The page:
With a total of roughly 250,000 ACL ruptures annually in the United States, it is time we begin to understand more about this important, yet easily misunderstood, ligament.
The ACL, or Anterior Cruciate Ligament, originates at the end of the femur (thigh bone) and inserts at the top portion of the tibia (shin bone). It has two major fiber bundles that combine to provide stability in the knee. The ACL is responsible for resisting anterior translation of the tibia (forward movement of the shin bone) and internal tibial rotation (torsional forces).
It is most injured in a non-contact mechanism. In fact, 70% of all ACL injuries are non-contact. This means that the ligament fails without any external force to cause the injury. This happens, most commonly, from a pivot, quick change in direction, or twisting of the knee.
The other mechanism of ACL injury can occur by means of contact, which most commonly happens when the knee goes into hyperextension with a direct blow to the joint. In both circumstances, the person will feel a “pop” in the knee which is due to the ACL tearing. There are many reasons the knee joint may “pop” that may not be of concern but are felt with ligamentous rupture most of the time when the injury occurs.
Generally, a person sustaining an ACL injury does not experience much pain or discomfort immediately, as adrenaline and protective mechanisms of the brain take over. However, in the circumstance of true ligamentous rupture, the knee will begin to swell, bruise, and become stiff over the next several hours. It may become more difficult to bear full weight through the joint, and most typically will be associated with feelings of instability, such as the knee “buckling” or “giving out.”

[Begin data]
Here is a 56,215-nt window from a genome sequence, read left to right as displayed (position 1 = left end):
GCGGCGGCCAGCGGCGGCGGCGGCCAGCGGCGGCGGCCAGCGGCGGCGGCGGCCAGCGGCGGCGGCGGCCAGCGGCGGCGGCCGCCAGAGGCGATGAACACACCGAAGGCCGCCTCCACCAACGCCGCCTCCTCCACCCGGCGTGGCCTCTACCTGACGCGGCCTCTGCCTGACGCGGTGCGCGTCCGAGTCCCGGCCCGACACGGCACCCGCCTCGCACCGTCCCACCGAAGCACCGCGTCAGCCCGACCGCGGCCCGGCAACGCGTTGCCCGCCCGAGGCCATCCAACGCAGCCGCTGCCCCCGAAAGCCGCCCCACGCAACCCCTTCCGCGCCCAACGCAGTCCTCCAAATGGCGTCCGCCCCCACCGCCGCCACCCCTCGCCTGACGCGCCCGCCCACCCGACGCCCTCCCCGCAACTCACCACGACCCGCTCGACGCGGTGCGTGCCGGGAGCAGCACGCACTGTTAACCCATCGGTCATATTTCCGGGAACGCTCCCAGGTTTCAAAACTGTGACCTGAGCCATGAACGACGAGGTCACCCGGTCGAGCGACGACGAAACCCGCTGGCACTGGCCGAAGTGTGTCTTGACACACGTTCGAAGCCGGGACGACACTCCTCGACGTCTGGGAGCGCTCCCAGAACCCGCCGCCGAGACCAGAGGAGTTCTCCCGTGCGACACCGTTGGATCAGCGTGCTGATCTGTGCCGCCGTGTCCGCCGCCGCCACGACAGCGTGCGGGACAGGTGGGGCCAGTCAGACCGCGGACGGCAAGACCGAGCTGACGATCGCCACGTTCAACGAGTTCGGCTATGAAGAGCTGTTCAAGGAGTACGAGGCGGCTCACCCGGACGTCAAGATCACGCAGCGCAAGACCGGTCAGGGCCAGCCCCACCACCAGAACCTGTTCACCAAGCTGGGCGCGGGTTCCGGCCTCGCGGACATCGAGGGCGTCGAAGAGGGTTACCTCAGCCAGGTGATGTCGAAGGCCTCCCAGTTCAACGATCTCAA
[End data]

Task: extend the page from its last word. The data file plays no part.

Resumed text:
Unfortunately, ACL tears are very debilitating for the function and performance of the knee. It is likely that an athlete will be unable to participate in their sport at peak performance or without risking further injury to the knee. Time spent in rehab is typically 9+ months from the date of surgery and requires extensive effort, drive, and determination. However, with the motivation and encouragement in therapy, anyone can overcome this injury to safely return to sports, and/or do the things they love.
If you or someone you know is concerned about an injury to the ACL, it is best to schedule a visit to see your provider. There is non-invasive special testing that is sensitive and reliable to assess for ACL injury before you schedule any imaging.
If your therapist believes you have ruptured your ACL, they will explain your options and guide you in the next steps to start your journey of recovery. You will likely undergo magnetic resonance imaging, or MRI, to confirm your diagnosis while also assessing other anatomical structures within the knee that may be involved. From there, your goals and outlook will be discussed between your physical therapist, orthopedic surgeon, coach, parent, athletic trainer, etc. Collaboration is key, and your care should be individualized by an expert in ACL rehab and recovery.
Want to learn more about ACL rehabilitation? Stay tuned for more information in the future on what happens next following surgical reconstruction of the amazing ACL.
My daughter tore her ACL in September and started her post-op ACL Journey in November! Jacob has been great. He is very knowledgeable about the process! He is very kind and patient with her. He makes PT fun! He has been able to answer all questions thoroughly to my daughter’s understanding. We are almost 5 months post-op and the improvements from day one we have seen are remarkable! Kudos to Jacob, he is the best!
Written by: Jacob Davies, PT, DPT